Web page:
Research Strand 1: Work/Family Configurations in a Digital Age

A study undertaken by Dr Natasha Mauthner and Dr Karolina Kazimierczak from the University of Aberdeen.

Research Overview

Telling people that you are doing research on the ways in which digital technologies are reshaping our work and family lives guarantees a lively conversation.

Parents talk about the ubiquity of technology in their children’s lives and how to tear them away from their iPods and Xboxes.

Mothers and fathers bemoan technology creeping into family times and spaces: the dinner table, the bedroom, the weekend and the holiday.

While some find it hard, even impossible, to imagine life without ‘being connected’, others are grappling with how to stop technology from taking over all aspects their lives. And different family members may have contrasting views with some embracing the very technological practice or device that another is resisting.

One way or another, digital technologies are pre/occupying men, women and children. They are making people think about how we work, live, play, and relate to one another; how these practices are changing; and to what effect.

  • Are children spending more of their time online than outdoors?
  • Are we doing more work in what we have been used to seeing as non-work times and spaces?
  • Are family relationships – between men and women, parents and children, nuclear and extended family – changing as a consequence of technological practices?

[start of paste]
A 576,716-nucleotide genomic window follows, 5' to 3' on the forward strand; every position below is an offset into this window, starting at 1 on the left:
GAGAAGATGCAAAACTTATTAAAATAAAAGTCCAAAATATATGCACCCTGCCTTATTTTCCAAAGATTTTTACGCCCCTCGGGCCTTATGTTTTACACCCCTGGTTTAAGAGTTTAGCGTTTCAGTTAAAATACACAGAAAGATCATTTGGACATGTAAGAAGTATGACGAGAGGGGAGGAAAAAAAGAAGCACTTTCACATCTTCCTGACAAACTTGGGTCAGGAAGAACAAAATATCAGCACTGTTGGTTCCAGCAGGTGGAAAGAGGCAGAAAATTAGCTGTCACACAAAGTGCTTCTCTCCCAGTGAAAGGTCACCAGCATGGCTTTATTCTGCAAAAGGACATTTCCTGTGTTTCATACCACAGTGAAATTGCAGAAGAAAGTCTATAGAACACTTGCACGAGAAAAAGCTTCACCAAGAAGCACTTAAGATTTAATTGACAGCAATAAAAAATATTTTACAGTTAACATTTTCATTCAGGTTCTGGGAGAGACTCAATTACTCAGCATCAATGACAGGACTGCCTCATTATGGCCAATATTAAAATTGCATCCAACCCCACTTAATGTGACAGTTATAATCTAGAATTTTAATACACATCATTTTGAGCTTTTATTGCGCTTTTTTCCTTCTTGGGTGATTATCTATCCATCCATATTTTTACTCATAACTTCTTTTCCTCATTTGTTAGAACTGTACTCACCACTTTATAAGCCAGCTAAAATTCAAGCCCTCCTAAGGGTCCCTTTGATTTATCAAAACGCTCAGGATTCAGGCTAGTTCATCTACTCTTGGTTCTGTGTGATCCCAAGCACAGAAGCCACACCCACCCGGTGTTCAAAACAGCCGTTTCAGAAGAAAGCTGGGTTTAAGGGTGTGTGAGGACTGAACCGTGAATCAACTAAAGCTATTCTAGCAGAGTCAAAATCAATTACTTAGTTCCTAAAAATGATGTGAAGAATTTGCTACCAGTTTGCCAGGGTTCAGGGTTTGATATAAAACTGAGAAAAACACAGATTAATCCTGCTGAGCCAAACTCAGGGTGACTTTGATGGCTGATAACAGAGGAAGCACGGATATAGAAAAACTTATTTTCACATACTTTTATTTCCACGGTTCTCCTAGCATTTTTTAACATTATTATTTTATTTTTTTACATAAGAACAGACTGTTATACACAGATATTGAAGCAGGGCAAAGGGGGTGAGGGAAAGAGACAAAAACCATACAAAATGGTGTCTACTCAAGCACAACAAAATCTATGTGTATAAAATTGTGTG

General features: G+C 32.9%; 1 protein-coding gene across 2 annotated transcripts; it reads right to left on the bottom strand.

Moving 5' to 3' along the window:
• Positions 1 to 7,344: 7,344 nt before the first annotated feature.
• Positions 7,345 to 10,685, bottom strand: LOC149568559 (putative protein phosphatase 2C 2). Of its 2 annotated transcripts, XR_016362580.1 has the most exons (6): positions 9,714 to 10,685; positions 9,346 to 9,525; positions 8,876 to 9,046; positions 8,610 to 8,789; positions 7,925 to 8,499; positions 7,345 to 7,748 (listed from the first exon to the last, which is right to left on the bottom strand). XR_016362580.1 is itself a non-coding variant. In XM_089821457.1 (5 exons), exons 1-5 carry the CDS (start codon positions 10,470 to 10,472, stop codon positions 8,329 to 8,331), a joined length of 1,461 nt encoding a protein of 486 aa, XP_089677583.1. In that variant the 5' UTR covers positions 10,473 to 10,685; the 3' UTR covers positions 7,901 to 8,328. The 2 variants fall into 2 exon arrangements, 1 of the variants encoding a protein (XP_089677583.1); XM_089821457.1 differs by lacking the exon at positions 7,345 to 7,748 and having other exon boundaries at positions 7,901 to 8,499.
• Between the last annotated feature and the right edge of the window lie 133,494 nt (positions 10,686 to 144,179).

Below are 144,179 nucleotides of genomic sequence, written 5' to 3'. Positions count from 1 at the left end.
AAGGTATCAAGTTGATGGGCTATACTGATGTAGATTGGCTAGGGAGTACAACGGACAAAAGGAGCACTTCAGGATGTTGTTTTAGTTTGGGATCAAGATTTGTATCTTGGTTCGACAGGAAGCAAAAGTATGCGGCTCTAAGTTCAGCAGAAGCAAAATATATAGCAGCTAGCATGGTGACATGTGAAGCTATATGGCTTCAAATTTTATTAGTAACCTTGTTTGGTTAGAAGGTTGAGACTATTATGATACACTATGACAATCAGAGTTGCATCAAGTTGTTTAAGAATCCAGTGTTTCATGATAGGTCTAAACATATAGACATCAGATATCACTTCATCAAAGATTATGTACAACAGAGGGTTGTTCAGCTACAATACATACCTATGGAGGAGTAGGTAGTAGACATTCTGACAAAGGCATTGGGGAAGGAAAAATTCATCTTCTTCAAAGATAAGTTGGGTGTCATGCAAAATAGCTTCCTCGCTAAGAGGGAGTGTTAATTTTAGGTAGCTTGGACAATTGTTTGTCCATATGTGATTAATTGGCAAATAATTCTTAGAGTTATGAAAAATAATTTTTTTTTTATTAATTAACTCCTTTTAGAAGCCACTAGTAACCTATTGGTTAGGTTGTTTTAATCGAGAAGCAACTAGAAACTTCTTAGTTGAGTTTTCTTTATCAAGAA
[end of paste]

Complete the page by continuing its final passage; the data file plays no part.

Does all this matter? If so, how and why? And how are the questions arising and being discussed in sites beyond the domestic: in organisations, schools, the media, academia, to name just a few? These are some of the questions that we are exploring in our study.

Our Participants, Sites and Methods

We will be working with 15 households in north-east Scotland, with at least one child under the age of 18. Our overall approach is to invite family members to take part in the project as collaborators in the research by involving them in the selection of methods and production of artefacts.

The methods we have in mind include participation, shadowing, conversations, video ethnography, digital, photographic and written diaries. Our empirical study will be based primarily in domestic sites, with briefer forays into community and workplace settings.

For more information visit our website.

Get Involved

Share your story

We are interested in collecting stories about digital technologies in people’s lives and would like to hear from anyone who wants to share their story. If you have a story – a text, a photograph, a drawing, a recording, or any other material – that you would like to share with us, or with other people via our website, please get in touch with Karolina or Natasha.

Help us plan further projects

We are currently planning further projects which would allow us to better understand the way in which digital technologies are shaping people’s work and family lives. We would like to hear from anyone who wants to get involved in these future projects. If you have an idea, or would like to learn more about our ideas for further work, please get in touch with Karolinaor Natasha.

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